While many family-owned restaurants hire external workers, Fortuna was run solely by May in the front of the restaurant and Kut cooking in the back. Kut and May would wake up as early as 5:00 AM and work 13 to 14 hour days every week. As they spoke about one another there was a sense of respect, confidence, and value in one another’s work ethic. Kut said, “I worked 42 years in the restaurant industry. I started in Hong Kong and all of my si fus liked me and I earned their respect. That’s why they’d teach me.” May added, “My husband is a very good cook! He cooks everything!”

The internal structure of Fortuna had a simple rule: it was all about consistency. May and Kut enjoyed having a small restaurant because it meant control over the quality of the ingredients they used (they’d even serve vegetables from their garden such as stir-fried green beans) and the level of customer service they could give.

By cooking things himself, Kut knew customers would come back if they liked what he cooked in the first place. May was in charge of the front-of-house, and that meant hard work from butchering pork to chopping up to 100 chickens and preparing 30 pounds of noodles for family association dinners.

Through it all she still managed to remember everyone’s names, even taking care of customers’ when they were under the weather. Loyal customer, Lexi Rodriguez said, “I felt lucky we can feel like we’re part of a family. And I love that about this place, you don’t get that everywhere you go.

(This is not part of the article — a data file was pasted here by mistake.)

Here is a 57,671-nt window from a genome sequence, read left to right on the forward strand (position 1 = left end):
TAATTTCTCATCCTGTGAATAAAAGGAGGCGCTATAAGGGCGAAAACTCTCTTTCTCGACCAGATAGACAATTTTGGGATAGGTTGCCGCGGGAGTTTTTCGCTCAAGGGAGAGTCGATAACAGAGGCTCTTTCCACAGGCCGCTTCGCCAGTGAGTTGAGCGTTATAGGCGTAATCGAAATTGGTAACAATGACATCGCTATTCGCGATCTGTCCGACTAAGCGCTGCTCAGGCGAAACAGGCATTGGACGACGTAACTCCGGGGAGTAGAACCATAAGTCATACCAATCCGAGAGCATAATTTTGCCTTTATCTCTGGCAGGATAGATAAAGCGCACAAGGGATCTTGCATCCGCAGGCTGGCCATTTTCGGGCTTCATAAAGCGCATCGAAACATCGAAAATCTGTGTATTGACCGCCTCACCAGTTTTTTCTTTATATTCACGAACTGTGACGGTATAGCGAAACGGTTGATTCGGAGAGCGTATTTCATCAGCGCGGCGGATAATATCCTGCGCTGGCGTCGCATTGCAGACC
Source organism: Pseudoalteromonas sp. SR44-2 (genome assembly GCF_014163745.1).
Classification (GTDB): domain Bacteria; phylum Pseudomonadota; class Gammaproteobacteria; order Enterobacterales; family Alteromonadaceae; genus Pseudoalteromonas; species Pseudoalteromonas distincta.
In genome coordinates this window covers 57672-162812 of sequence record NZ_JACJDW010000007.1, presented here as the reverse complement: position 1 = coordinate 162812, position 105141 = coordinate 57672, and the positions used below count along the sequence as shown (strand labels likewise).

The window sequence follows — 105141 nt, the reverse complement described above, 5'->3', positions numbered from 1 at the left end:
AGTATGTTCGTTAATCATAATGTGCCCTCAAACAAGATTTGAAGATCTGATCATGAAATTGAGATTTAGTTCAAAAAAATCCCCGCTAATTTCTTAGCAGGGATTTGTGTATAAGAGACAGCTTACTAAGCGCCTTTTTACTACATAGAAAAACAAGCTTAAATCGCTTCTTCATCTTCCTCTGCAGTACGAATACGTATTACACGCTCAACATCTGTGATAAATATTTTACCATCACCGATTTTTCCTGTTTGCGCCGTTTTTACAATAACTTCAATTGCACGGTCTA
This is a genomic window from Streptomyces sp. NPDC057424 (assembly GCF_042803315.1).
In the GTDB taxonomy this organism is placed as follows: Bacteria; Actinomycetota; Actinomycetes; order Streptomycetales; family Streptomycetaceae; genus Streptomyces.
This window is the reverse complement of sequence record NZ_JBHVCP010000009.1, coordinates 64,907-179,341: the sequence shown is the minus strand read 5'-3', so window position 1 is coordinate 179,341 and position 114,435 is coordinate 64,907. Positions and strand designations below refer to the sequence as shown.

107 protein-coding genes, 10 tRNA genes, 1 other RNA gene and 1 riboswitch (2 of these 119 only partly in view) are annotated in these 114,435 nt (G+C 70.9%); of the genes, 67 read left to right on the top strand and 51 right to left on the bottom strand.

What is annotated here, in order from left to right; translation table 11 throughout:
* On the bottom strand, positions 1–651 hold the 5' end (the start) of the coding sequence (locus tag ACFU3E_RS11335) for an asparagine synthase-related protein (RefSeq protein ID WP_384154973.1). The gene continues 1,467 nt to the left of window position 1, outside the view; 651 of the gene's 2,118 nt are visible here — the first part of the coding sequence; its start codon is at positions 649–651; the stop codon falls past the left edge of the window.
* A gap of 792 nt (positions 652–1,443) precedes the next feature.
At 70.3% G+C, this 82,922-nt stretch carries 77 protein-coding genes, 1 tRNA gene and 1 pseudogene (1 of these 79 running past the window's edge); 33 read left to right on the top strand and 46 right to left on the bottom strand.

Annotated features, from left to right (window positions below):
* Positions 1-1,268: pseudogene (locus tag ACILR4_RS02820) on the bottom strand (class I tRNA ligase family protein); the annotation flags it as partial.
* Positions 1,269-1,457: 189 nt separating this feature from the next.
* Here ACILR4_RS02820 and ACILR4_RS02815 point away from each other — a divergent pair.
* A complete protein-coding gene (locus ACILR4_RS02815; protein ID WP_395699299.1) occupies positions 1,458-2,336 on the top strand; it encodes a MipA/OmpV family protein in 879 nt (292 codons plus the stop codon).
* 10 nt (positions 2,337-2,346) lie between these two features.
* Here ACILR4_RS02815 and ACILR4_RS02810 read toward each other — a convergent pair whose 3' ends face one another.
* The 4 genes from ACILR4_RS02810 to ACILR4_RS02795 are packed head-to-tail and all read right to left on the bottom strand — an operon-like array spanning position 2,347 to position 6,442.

Maggie and May they know my parents, aunts, uncles, and sister, they know about my sister’s knee surgery. When I was in school and was sick I would call and she [May] would know by my voice I was sick and she’d make soup for me. And they know all my favorite things to eat!”

Now that Fortuna Cafe has closed shop, May and Kut are looking forward to a life of relaxation in retirement and spending plenty of time with their new grandchild. Kevin said, “I felt bittersweet when my parents told me they were closing. But I know my parents were tired and my mother was ready to retire. My father if he could, he would probably still be working, but I feel like he has earned that privilege to be retired and relax.”

While some things are changing, the architectural integrity of Fortuna’s upstairs will try to be maintained by its new owner, David Leong.

Leong has 10 years of restaurant experience under his belt and is a teaching martial artist in the International District neighborhood. He hopes to continue the welcoming, comfort food atmosphere Fortuna has and has been friends with May and Kut for a long time saying, “Any time you have a family business it involves sacrifice. A sacrifice many people don’t understand. And the first time I stepped into the restaurant I knew the sweat, blood, and tears that went into it. I gave May and Kut a key to the restaurant. I told them go in and out whenever you want as I do my construction in there. And I think it helps them to ease into it, and they said thank you so much. Everything I’ve done has always been hard work, everything is gung fu, and gung fu is art. It’s being an artist in everyday life. That’s why I call them Master and Si Fu and Si Fu’s wife. They are the masters. If you can stick to something 30 to 40 years, you’re a master of everyday life.”